Similarly, being a dedicated follower of fashion can lead to entering areas in which knowledge and understanding are lacking, but management convinces itself that it has to be present and have a position “because everyone else does”. Cyber-risk, while clearly an area of growth, is a product line which, we suspect, is somewhat less understood than admitted, such that there will be “accidents” and negative surprises. Financial firms tend to experience unexpected losses in areas that are removed from their core business, or in which the Insured knows more about the true nature of the underlying risks than the Insurer, leading to an increasing probability of adverse selection.

Of course, product development is a fundamental requirement for any business to survive and prosper over the long term, as more and more areas of (re)insurance become commoditized, with marginal participants becoming increasingly irrelevant because their capacity is simply not needed. However, as “big pharma” has found, successful R&D is not simply a function of money and resources, but depends much more on intellectual capacity and flexibility, as well as having the appropriate culture and governance to facilitate the creative process.

At Awbury, we remain focused on our core E-CAT (Economic and Financial Catastrophe Risk) franchise, not only because it offers wide scope, attractive risk-adjusted returns and non-correlated risks, but because it is an area that we believe we understand very well and in which, therefore, we have a sustainable competitive advantage. Naturally, being also somewhat paranoid, we continually question such beliefs and assumptions, because being complacent and self-satisfied is another well-demonstrated route to finding one’s self irrelevant or uncompetitive- an outcome which we very much intend to avoid!

The Awbury Team


You have Free Will, correct?

Most, if not all of us like to think that, as intelligent, sentient beings, we have the capacity to exercise Free Will in our lives, both professional and personal. At Awbury, we take no position as a business on religious or political matters; and firmly believe that these are matters for the individual.

However, we are beginning to wonder whether we should all be rather more careful when considering how we may be being manipulated subconsciously, when using tools that are now a fundamental part of our lives, both professional and personal.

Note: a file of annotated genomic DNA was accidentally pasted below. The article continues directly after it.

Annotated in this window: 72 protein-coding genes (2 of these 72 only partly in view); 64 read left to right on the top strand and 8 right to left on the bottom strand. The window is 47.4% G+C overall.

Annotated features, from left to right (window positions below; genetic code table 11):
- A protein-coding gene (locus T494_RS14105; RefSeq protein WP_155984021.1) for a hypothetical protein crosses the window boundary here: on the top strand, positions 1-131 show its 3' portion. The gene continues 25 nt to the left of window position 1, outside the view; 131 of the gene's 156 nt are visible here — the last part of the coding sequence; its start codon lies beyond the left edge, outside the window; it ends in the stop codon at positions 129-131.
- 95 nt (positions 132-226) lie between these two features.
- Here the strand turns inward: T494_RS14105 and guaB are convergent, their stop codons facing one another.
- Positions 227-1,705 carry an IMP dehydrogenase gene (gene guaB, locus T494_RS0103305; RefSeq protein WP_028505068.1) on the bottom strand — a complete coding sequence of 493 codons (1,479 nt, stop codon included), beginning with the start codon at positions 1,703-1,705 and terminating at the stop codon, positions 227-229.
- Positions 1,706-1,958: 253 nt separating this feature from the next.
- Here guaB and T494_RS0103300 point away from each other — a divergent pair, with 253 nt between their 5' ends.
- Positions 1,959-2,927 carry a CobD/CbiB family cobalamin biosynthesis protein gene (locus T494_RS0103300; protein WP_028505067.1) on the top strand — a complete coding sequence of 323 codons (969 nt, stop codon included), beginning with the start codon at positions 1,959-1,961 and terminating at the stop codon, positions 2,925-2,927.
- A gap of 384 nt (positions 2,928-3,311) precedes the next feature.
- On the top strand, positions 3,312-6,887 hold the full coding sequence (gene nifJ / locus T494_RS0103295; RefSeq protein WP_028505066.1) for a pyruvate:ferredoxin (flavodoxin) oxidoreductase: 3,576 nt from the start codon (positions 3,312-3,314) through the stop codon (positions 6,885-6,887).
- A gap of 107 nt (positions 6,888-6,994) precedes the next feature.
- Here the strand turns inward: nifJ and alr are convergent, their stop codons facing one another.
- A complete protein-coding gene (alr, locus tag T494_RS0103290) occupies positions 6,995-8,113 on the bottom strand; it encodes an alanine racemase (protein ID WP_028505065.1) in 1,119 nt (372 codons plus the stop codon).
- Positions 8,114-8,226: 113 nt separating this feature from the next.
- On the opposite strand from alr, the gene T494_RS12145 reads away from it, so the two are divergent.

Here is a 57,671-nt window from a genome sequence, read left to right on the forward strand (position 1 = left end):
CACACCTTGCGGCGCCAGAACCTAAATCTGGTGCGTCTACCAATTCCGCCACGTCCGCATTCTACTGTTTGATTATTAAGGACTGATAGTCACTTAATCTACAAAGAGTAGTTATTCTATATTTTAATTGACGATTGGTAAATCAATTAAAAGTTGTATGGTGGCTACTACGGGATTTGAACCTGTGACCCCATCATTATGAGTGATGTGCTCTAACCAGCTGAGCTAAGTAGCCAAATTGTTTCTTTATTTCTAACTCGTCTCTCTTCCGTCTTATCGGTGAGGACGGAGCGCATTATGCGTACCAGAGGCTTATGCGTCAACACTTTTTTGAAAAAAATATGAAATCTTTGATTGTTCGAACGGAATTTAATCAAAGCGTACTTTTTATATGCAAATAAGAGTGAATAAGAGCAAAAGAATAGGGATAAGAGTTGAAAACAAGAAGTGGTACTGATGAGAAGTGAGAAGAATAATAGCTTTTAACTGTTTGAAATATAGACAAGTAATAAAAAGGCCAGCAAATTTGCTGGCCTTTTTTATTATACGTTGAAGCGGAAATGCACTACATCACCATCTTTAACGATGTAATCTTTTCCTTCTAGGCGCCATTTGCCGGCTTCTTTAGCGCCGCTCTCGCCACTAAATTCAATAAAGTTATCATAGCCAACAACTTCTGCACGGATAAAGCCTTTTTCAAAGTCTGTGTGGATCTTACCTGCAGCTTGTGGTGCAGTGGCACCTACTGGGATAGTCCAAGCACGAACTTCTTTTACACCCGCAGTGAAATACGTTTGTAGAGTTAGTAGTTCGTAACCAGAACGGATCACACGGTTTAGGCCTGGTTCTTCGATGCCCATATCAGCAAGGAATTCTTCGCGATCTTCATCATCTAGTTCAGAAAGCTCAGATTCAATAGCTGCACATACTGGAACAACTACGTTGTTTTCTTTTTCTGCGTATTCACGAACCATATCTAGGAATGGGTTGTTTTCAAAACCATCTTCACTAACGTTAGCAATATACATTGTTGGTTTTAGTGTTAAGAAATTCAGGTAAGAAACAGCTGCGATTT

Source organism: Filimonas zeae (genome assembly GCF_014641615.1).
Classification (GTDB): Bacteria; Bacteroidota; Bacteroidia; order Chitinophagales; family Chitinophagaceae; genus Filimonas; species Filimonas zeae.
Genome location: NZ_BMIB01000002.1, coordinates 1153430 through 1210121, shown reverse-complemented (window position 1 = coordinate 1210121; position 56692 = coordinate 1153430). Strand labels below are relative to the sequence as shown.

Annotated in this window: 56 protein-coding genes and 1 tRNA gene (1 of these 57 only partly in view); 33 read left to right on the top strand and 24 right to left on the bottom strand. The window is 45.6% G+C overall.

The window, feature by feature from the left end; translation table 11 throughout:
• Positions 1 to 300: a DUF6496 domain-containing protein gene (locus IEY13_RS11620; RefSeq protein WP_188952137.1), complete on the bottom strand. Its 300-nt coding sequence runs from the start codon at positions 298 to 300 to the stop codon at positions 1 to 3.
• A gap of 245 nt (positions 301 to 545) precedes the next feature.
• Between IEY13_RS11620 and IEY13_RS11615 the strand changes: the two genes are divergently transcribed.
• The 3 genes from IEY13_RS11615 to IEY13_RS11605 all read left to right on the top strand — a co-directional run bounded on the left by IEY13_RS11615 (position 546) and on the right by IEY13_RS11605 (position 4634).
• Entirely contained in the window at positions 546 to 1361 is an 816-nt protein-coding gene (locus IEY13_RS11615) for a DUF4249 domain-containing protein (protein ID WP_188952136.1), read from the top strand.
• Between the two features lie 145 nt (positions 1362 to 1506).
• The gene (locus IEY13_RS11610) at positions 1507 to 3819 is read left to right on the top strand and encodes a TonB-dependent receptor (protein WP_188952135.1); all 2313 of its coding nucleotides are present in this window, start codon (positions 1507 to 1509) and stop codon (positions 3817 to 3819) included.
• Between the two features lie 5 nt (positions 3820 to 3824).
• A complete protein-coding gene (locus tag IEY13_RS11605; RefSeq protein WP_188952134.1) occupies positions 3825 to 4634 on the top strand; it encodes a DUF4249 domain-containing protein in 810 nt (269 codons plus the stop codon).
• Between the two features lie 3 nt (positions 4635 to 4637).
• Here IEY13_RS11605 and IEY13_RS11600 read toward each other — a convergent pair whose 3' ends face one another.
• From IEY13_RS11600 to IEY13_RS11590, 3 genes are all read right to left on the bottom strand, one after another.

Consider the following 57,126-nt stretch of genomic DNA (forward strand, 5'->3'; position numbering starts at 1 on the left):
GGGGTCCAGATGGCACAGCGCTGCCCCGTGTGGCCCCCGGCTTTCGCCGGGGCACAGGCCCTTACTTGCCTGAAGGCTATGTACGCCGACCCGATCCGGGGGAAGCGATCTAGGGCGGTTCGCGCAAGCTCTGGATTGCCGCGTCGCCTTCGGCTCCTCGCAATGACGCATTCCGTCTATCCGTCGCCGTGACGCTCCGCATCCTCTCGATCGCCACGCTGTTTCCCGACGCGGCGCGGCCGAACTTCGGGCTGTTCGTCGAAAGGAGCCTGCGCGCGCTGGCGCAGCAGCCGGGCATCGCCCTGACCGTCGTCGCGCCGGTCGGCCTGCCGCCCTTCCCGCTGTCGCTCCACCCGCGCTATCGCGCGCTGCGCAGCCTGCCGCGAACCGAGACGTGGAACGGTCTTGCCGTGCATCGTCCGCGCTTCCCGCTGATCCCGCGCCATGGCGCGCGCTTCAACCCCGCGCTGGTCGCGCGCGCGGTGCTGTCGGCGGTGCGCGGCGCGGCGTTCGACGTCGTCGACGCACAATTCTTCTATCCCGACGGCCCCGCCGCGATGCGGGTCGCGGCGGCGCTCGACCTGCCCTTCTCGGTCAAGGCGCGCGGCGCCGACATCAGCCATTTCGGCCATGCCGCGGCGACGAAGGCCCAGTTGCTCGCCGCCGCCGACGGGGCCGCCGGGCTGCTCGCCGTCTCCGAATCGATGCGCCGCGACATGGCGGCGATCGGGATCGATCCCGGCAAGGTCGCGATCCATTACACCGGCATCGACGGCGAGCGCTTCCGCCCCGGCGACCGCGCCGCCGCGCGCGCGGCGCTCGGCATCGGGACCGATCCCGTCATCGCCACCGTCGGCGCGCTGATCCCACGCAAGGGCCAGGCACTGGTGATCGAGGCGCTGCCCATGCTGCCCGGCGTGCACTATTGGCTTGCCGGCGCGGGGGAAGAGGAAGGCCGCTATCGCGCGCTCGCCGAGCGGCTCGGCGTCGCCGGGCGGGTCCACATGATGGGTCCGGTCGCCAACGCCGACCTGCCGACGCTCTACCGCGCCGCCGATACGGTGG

As we have mentioned before, some of the Awbury team can remember a time when personal computers and the Internet did not exist; and research was actually a physical experience, involving books, libraries and newspapers, and talking to people. Those days are long gone; and now we can “Google” for information, or read it via any number of competing “apps”. EDGAR is a wonderful thing!

Even though it is not exactly a secret, the dominance of Google’s search algorithms has a potentially insidious effect on thought processes and behaviours. However, what prompted our giving further expression to our concerns, was a fascinating article in “Politico” by a respected research psychologist, Robert Epstein, entitled: “How Google Could Rig the 2016 election”; whose content should give any reader pause for thought.

In essence, Mr. Epstein argues (based upon rigorous experiment and analysis) that Google (or “Alphabet”) has now amassed more power and influence than Western Union in 1876 (sic)- read the article- in terms of managing and directing the political process- because of its control over what is termed the “Search Engine Manipulation Effect”, or SEME, and the demonstrable impact of search engine rankings on actual behaviours. Because Google tweaks it search algorithms frequently, but in secret, it is hard, if not impossible, to discern how the changes it makes affect search results or rankings.

What was disturbing about the experiments that Mr. Epstein and his colleagues conducted was that key factors such as trust, liking and voting preferences could demonstrably be shifted by manipulating the outcomes of the searches that those participating were asked to undertake about political candidates.

And there is a certain Orwellian quality to Google’s official response on SEME (as quoted by Mr. Epstein): “Providing relevant answers has been the cornerstone of Google’s approach to search from the very beginning. It would undermine the people’s trust in our results and company if we were to change course.” The “the” is a nice touch… They would say that, wouldn’t they?

Of course, reason would also dictate that it would be detrimental to the company’s interests to use its capabilities and reach to manipulate an outcome; but bear in mind that this is the company that auctions ad rankings for search results; and most of whose processes are deliberately obscured- while corporates collectively spend billions on influencing political decisions.